Chaika (boat)

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Chaika
Chaika viyskova Boplan 1660.png
Chaika boat (Beauplan's book "Description of Ukraine", 1660)
Development
Year 1500s
Role marine warfare/transportation
Boat
Crew 50 or 60
Draft 4 m (13 ft)
(board down)
Hull
Type monohull
Construction wood
LOA 20 m (66 ft)
Beam 3.5 m (11 ft)
17th century woodcut showing Zaporozhian Cossacks in chaikas, destroying the Turkish fleet and capturing Caffa in 1616.

A chaika (Ukrainian: чайка, Polish: czajka, Serbian: шајка, Slovene: šajka or plitka) was a wooden boat that could have a mast and sail, a type of galley, used in early modern warfare and cargo transport by the:

Chaika in the Drava Valley (1914; now northeastern Slovenia)

Types[edit]

Austrian[edit]

Tschaika were either 24 (Ganz Tschaika) or 12 metres (Halb Tschaika) in length, operated by sail or oars. Between 30 and 50 men were in service, commanded by an officer, with an NCO helmsman, an armourer, a drummer, two bowsmen, and up to 36 oarsmen.[2]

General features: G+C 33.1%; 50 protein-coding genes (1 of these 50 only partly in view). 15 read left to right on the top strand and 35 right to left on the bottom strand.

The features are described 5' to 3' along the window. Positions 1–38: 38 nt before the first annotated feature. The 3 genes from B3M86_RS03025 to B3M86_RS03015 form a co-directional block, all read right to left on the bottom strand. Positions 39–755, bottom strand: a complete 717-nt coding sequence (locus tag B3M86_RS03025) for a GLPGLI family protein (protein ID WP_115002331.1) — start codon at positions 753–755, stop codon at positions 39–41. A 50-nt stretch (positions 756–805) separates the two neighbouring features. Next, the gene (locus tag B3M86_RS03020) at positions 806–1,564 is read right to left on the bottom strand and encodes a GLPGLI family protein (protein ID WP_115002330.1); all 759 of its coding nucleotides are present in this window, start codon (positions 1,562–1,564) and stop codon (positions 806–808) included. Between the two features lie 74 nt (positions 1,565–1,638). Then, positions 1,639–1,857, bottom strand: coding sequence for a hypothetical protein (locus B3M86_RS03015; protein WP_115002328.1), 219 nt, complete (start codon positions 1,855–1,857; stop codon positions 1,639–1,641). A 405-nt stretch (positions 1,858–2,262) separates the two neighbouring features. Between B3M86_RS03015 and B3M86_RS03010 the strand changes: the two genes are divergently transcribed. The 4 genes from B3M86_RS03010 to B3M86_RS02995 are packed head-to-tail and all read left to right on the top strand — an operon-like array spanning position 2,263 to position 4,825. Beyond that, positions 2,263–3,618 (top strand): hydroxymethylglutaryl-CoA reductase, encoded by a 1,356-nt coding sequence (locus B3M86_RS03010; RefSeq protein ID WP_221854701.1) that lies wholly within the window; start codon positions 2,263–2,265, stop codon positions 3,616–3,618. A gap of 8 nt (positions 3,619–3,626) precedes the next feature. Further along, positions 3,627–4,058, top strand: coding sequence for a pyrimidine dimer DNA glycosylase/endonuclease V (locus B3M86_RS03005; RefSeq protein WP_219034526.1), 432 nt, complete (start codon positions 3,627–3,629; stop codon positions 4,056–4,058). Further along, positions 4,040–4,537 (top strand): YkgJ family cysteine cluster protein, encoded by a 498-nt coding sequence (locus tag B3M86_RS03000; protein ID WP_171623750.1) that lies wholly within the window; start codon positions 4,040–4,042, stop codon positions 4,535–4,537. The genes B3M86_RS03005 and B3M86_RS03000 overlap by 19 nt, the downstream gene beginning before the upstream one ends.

Zaporizhian Host (Ukraine)[edit]

Chaikas were between 18 and 20 metres in length, 3 and 3.5 metres in width, and 3.5 and 4 metres in depth. The bottom of a chaika was carved out of a single tree trunk, with sides built out of wooden planks. To protect the boat from enemy guns or from sinking, reed bales were tied to the gunwales of the boat.

Chaikas also had two helms, so that the boat never needed turning around in order to switch direction. One such boat could carry around 50 to 60 men and up to 6 falconets (small cannon).

A similar, but larger boat used by the Zaporozhian Cossacks for both transport and warfare was called a baidak.

References[edit]

  1. ^ Baš, Angelos (2003). "Šajkarstvo na Slovenskem". Traditiones (in Slovenian and English). 32 (1). COBISS 21585965. 
  2. ^ Hollins, p. 11

External links[edit]